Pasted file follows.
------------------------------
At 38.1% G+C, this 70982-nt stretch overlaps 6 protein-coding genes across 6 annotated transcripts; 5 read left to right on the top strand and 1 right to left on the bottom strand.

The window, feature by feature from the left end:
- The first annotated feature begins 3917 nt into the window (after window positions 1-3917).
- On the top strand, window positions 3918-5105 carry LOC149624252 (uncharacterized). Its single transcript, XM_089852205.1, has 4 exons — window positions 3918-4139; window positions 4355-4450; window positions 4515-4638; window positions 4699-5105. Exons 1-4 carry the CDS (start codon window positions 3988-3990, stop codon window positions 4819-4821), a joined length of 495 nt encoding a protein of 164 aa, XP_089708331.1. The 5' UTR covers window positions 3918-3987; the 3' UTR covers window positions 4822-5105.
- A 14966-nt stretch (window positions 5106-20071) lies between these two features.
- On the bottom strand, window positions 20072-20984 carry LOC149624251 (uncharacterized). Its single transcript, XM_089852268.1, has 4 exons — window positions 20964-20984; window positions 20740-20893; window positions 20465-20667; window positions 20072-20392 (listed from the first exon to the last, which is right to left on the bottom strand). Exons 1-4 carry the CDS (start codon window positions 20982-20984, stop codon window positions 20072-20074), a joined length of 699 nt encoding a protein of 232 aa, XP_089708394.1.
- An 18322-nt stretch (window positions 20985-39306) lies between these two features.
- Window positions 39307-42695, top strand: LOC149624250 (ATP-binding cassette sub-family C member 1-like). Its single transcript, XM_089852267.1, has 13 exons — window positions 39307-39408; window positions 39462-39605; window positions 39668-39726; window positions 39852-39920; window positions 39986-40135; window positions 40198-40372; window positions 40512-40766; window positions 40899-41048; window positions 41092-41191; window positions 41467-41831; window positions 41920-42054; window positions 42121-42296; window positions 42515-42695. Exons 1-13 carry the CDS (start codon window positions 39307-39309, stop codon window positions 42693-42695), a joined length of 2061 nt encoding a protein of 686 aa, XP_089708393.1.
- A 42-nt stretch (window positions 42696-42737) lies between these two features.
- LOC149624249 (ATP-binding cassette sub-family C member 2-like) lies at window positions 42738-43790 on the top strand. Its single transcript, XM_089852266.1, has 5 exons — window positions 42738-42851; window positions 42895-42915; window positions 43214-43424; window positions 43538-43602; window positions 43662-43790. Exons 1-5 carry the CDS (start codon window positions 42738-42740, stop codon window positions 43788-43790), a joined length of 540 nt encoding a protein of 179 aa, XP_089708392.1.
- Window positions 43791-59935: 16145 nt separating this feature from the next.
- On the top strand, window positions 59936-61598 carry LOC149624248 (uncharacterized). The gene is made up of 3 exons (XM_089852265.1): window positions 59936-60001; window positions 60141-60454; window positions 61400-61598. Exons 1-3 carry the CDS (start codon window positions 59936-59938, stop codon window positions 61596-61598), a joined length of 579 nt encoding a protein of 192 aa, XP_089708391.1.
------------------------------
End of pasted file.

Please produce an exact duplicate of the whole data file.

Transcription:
At 38.1% G+C, this 70982-nt stretch overlaps 6 protein-coding genes across 6 annotated transcripts; 5 read left to right on the top strand and 1 right to left on the bottom strand.

The window, feature by feature from the left end:
- The first annotated feature begins 3917 nt into the window (after window positions 1-3917).
- On the top strand, window positions 3918-5105 carry LOC149624252 (uncharacterized). Its single transcript, XM_089852205.1, has 4 exons — window positions 3918-4139; window positions 4355-4450; window positions 4515-4638; window positions 4699-5105. Exons 1-4 carry the CDS (start codon window positions 3988-3990, stop codon window positions 4819-4821), a joined length of 495 nt encoding a protein of 164 aa, XP_089708331.1. The 5' UTR covers window positions 3918-3987; the 3' UTR covers window positions 4822-5105.
- A 14966-nt stretch (window positions 5106-20071) lies between these two features.
- On the bottom strand, window positions 20072-20984 carry LOC149624251 (uncharacterized). Its single transcript, XM_089852268.1, has 4 exons — window positions 20964-20984; window positions 20740-20893; window positions 20465-20667; window positions 20072-20392 (listed from the first exon to the last, which is right to left on the bottom strand). Exons 1-4 carry the CDS (start codon window positions 20982-20984, stop codon window positions 20072-20074), a joined length of 699 nt encoding a protein of 232 aa, XP_089708394.1.
- An 18322-nt stretch (window positions 20985-39306) lies between these two features.
- Window positions 39307-42695, top strand: LOC149624250 (ATP-binding cassette sub-family C member 1-like). Its single transcript, XM_089852267.1, has 13 exons — window positions 39307-39408; window positions 39462-39605; window positions 39668-39726; window positions 39852-39920; window positions 39986-40135; window positions 40198-40372; window positions 40512-40766; window positions 40899-41048; window positions 41092-41191; window positions 41467-41831; window positions 41920-42054; window positions 42121-42296; window positions 42515-42695. Exons 1-13 carry the CDS (start codon window positions 39307-39309, stop codon window positions 42693-42695), a joined length of 2061 nt encoding a protein of 686 aa, XP_089708393.1.
- A 42-nt stretch (window positions 42696-42737) lies between these two features.
- LOC149624249 (ATP-binding cassette sub-family C member 2-like) lies at window positions 42738-43790 on the top strand. Its single transcript, XM_089852266.1, has 5 exons — window positions 42738-42851; window positions 42895-42915; window positions 43214-43424; window positions 43538-43602; window positions 43662-43790. Exons 1-5 carry the CDS (start codon window positions 42738-42740, stop codon window positions 43788-43790), a joined length of 540 nt encoding a protein of 179 aa, XP_089708392.1.
- Window positions 43791-59935: 16145 nt separating this feature from the next.
- On the top strand, window positions 59936-61598 carry LOC149624248 (uncharacterized). The gene is made up of 3 exons (XM_089852265.1): window positions 59936-60001; window positions 60141-60454; window positions 61400-61598. Exons 1-3 carry the CDS (start codon window positions 59936-59938, stop codon window positions 61596-61598), a joined length of 579 nt encoding a protein of 192 aa, XP_089708391.1.